The malware was embedded in a mobile application for targeting D 30-Howitzer artillery positions and transmitted the geo-position of these positions. The military benefit of this approach is apparent: locating artillery that is subsequently taken out by air strikes, for example, is extremely useful in a conventional war to facilitate the advance of one's own troops.

Cyber operations may be used for surprise attacks

However, cyber operations can also be used in the early stages of conflict for disruptive actions to support surprise attacks. North Korean military officials speculate, for example, that a power outage in one part of the country can be used to mask the engagement of troops. Attackers associated with Russia practiced this approach in two back-to-back waves in 2015 and 2016, with malware, shutting down power in Kiev for several hours in the middle of winter 2016. When a power outage occurs, not only is the ability to communicate compromised, the outage also means the loss of logistics capabilities.

Past cyber operations attributed to Russia, such as NotPetya in 2017, show that unintended collateral damage is possible in countries which are not directly involved in the conflict. The attackers of 2017 attempted to limit their attack to Ukraine by using tax management software predominantly used there as an attack vector. However, the worm spread to systems worldwide, including Russian ones. The result was billions in damage and logistics failures worldwide. Such cascading effects vouch for barely assessable escalation risks.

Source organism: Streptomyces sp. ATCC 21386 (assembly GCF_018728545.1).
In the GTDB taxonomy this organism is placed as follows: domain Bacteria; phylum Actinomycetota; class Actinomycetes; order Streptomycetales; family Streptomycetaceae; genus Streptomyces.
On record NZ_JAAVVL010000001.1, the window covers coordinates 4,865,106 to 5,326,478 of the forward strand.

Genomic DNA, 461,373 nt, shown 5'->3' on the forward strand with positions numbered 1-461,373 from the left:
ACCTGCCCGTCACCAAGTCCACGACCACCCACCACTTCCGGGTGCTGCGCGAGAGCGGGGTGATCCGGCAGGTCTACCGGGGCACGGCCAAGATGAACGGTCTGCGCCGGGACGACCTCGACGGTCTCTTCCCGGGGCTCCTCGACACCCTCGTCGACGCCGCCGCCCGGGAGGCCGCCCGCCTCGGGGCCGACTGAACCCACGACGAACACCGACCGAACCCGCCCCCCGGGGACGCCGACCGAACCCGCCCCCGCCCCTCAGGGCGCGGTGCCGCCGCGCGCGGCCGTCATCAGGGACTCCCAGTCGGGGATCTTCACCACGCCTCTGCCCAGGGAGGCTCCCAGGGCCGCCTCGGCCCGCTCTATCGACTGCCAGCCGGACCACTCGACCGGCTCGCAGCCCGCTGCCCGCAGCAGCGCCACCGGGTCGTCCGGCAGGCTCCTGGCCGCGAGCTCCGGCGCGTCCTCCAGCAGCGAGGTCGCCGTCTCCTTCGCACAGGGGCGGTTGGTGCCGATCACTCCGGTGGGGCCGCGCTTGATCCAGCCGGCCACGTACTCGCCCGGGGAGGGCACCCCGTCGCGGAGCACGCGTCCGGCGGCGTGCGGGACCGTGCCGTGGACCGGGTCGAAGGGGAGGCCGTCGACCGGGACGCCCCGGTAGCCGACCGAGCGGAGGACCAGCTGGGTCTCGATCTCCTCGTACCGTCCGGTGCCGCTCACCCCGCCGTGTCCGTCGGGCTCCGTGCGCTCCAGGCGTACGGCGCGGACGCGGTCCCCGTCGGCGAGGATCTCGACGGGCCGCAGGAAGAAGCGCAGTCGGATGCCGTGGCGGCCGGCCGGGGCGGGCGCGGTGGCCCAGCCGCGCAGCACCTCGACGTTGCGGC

Europe's response options

So even if "only" Ukraine could be the target of cyber operations, it is very likely that there would be unintended collateral effects in European systems and networks. In this respect, the EU is also called upon here and has to take a position of unity. It has a cyber-diplomatic toolbox it can work with. A distinction is made here between preventive, cooperative, stabilizing, restrictive measures and, lastly, punitive measures for self-defense in accordance with international law.

Preventive measures include cyber dialogues with third countries to exchange information and to influence. The EU cyber dialogue with Russia is particularly important in this regard.

Ukraine, meanwhile, can get help with cyber capacity building in forensic investigations. Cooperative measures include cooperationin the prevention, detection and mitigation of cyber incidents. Telecom providers should analyze traffic in the event of disruptions and block identified perpetrators if necessary. For the purpose of detecting and attributing attacks, Germany and the EU have agreed to send cybersecurity experts to Ukraine. In the current case of escalating confrontation, the exchange of information on ongoing cyber operations between security agencies, but also between the EU and NATO, is essential.